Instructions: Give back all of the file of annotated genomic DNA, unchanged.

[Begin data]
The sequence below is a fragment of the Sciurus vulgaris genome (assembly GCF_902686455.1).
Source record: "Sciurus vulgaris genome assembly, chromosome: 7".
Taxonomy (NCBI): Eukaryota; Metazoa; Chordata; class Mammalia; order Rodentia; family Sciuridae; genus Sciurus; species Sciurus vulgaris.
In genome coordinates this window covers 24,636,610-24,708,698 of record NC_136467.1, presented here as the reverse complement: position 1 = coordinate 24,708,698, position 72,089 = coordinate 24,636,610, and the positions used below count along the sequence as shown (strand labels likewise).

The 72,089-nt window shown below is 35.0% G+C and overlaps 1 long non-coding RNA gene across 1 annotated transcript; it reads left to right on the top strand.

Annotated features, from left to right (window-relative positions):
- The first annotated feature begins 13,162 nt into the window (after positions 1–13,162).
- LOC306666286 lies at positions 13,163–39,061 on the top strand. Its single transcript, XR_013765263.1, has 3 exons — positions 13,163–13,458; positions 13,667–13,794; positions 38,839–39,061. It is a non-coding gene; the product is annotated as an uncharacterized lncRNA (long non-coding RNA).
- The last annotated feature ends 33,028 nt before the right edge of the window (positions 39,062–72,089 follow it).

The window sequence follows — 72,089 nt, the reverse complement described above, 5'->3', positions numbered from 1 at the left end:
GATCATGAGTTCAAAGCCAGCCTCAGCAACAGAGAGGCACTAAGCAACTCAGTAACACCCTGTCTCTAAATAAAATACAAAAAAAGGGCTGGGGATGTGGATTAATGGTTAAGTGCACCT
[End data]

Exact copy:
The sequence below is a fragment of the Sciurus vulgaris genome (assembly GCF_902686455.1).
Source record: "Sciurus vulgaris genome assembly, chromosome: 7".
Taxonomy (NCBI): Eukaryota; Metazoa; Chordata; class Mammalia; order Rodentia; family Sciuridae; genus Sciurus; species Sciurus vulgaris.
In genome coordinates this window covers 24,636,610-24,708,698 of record NC_136467.1, presented here as the reverse complement: position 1 = coordinate 24,708,698, position 72,089 = coordinate 24,636,610, and the positions used below count along the sequence as shown (strand labels likewise).

The 72,089-nt window shown below is 35.0% G+C and overlaps 1 long non-coding RNA gene across 1 annotated transcript; it reads left to right on the top strand.

Annotated features, from left to right (window-relative positions):
- The first annotated feature begins 13,162 nt into the window (after positions 1–13,162).
- LOC306666286 lies at positions 13,163–39,061 on the top strand. Its single transcript, XR_013765263.1, has 3 exons — positions 13,163–13,458; positions 13,667–13,794; positions 38,839–39,061. It is a non-coding gene; the product is annotated as an uncharacterized lncRNA (long non-coding RNA).
- The last annotated feature ends 33,028 nt before the right edge of the window (positions 39,062–72,089 follow it).

The window sequence follows — 72,089 nt, the reverse complement described above, 5'->3', positions numbered from 1 at the left end:
GATCATGAGTTCAAAGCCAGCCTCAGCAACAGAGAGGCACTAAGCAACTCAGTAACACCCTGTCTCTAAATAAAATACAAAAAAAGGGCTGGGGATGTGGATTAATGGTTAAGTGCACCT